A New and Complete System of Universal Geography: Describing Asia, Africa, Europe and America; with Their Subdivisions of Republics, States, Empires, and Kingdoms; the Extent, Boundaries, and Remarkable Appearances of Each Country; Cities, Towns, and Curiosities of Nature and Art, Also Giving a General Account of the Fossil and Vegetable Productions of the Earth. The History of Man, in All Climates, Regions, and Conditions; Customs, Manners, Laws, Governments, and Religions: the State of Arts, Sciences, Commerce, Manufactures, and Knowledge. Sketches of the Ancient and Modern History of Each Nation and People to the Present Time. To which is Added, a View of Astronomy, as Connected with Geography; of the Planetary System to which the Earth Belongs; and of the Universe in General. Being a Large and Comprehensive Abridgement of Universal Geography, Volume 4 (Google eBook)

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Printed for, and sold by John Low, book-seller, at the Shakespeares head, no. 332 Waterstreet, 1799 - Genesee Region (N.Y.)
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Page 126 - The Congress shall have Power 1 To lay and collect Taxes, Duties, Imposts and Excises, to pay the Debts and provide for the common Defence and general Welfare of the United States; but all Duties, Imposts and Excises shall be uniform throughout the United States...
Page 190 - ... that the free constitution which is the work of your hands may be sacredly maintained, that its administration in every department may be stamped with wisdom and virtue, that, in fine, the happiness of the people of these States under the auspices of liberty may be made complete by so careful a preservation and so prudent a use of this blessing...
Page 198 - ... that it is folly in one nation to look for disinterested favors from another, that it must pay with a portion of its independence for whatever it may accept under that character, that by such acceptance it may place itself in the condition of having given equivalents for nominal favors and yet of being reproached with ingratitude for not giving more. There can be no greater error than to expect or calculate upon real favors from nation to nation. It is an illusion which experience must cure,...
Page 194 - This within certain limits is probably true, and in governments of a monarchical cast patriotism may look with indulgence, if not with favor, upon the spirit of party. But in those of the popular character in governments purely elective it is a spirit not to be encouraged. From their natural tendency it is certain there will always be enough of that spirit for every salutary purpose, and there being constant danger of excess the effort ought to be by force of public opinion to mitigate and assuage...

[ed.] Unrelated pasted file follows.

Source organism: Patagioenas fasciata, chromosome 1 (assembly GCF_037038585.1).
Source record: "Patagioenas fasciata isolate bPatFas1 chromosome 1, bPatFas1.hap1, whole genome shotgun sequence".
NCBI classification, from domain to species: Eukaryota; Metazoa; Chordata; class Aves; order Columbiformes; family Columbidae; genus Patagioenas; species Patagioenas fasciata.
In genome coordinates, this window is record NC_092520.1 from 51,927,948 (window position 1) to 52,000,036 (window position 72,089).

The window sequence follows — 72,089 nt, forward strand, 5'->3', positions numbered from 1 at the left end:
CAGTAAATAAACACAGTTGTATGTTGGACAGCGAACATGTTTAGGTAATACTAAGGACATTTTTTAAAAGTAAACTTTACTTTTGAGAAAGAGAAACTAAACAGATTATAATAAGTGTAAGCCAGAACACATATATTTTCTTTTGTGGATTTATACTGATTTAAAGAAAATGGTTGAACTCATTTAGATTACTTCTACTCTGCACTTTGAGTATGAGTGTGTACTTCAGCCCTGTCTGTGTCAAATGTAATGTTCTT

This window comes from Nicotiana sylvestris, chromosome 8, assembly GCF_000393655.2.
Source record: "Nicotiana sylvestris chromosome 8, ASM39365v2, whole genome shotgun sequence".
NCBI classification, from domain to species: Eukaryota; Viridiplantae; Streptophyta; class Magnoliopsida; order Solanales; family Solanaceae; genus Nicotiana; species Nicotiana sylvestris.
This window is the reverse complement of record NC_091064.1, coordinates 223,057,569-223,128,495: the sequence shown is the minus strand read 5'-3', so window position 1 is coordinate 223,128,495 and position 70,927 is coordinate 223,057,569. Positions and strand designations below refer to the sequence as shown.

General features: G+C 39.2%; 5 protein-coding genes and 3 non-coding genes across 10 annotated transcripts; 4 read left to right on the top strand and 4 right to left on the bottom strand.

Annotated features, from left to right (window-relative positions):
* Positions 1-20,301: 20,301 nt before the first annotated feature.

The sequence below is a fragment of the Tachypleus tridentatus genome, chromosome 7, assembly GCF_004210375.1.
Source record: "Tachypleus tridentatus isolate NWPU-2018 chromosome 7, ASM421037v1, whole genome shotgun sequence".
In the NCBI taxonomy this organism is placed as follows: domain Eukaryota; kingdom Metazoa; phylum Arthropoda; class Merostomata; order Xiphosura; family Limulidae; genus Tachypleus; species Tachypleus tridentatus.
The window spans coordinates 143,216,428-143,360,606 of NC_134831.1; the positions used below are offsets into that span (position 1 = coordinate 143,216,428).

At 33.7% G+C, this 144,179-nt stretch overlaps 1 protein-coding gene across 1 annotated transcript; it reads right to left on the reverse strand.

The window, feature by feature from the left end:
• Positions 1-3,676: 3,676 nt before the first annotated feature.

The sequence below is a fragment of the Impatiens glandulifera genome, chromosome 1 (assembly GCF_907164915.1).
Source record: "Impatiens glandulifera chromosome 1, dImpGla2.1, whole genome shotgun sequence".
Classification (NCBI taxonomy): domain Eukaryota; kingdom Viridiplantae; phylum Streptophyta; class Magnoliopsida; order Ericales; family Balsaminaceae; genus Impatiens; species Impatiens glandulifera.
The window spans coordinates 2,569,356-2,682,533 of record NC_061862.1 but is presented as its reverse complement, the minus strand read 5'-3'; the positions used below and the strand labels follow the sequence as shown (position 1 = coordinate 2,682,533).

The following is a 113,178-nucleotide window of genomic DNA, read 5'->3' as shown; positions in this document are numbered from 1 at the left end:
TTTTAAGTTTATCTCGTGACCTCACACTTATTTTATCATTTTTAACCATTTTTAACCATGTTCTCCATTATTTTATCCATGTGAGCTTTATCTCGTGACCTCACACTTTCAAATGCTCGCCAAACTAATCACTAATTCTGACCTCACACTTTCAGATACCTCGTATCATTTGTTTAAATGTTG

Page 214 - Mississippi ; thence by a line to be drawn along the middle of the said river Mississippi until it shall intersect the northernmost part of the thirty-first degree of north latitude. South, by a line to be drawn due east from the determination of the line last mentioned, in the latitude of...
Page 212 - And can the liberties of a nation be thought secure when we have removed their only firm basis, a conviction in the minds of the people that these liberties are of the gift of God ? That they are not to be violated but with his wrath ? Indeed I tremble for my country when I reflect that God is just ; that his justice cannot sleep forever...
Page 190 - In looking forward to the moment which is intended to terminate the career of my public life, my feelings do not permit me to suspend the deep...
Page 194 - There is an opinion that parties in free countries are useful checks upon the administration of the government and serve to keep alive the spirit of liberty. This within certain limits is probably true; and in governments of a monarchical cast, patriotism may look with indulgence, if not with favor, upon the spirit of party.
Page 340 - That the printing presses shall be free to every person who undertakes to examine the proceedings of the legislature or any branch of government : and no law shall ever be made to restrain the right thereof. The free communication of thoughts and opinions is one of the invaluable rights of man ; and every citizen may freely speak, write and print on any subject, being responsible for the abuse of that liberty.
Page 184 - ... the privilege of remaining and continuing their trade so long as they behave peaceably, and commit no offence against the laws ; and in case their conduct should render them suspected, and the respective governments should think proper to order them to remove, the term of twelve months, from the publication of the order, shall be allowed them for that purpose...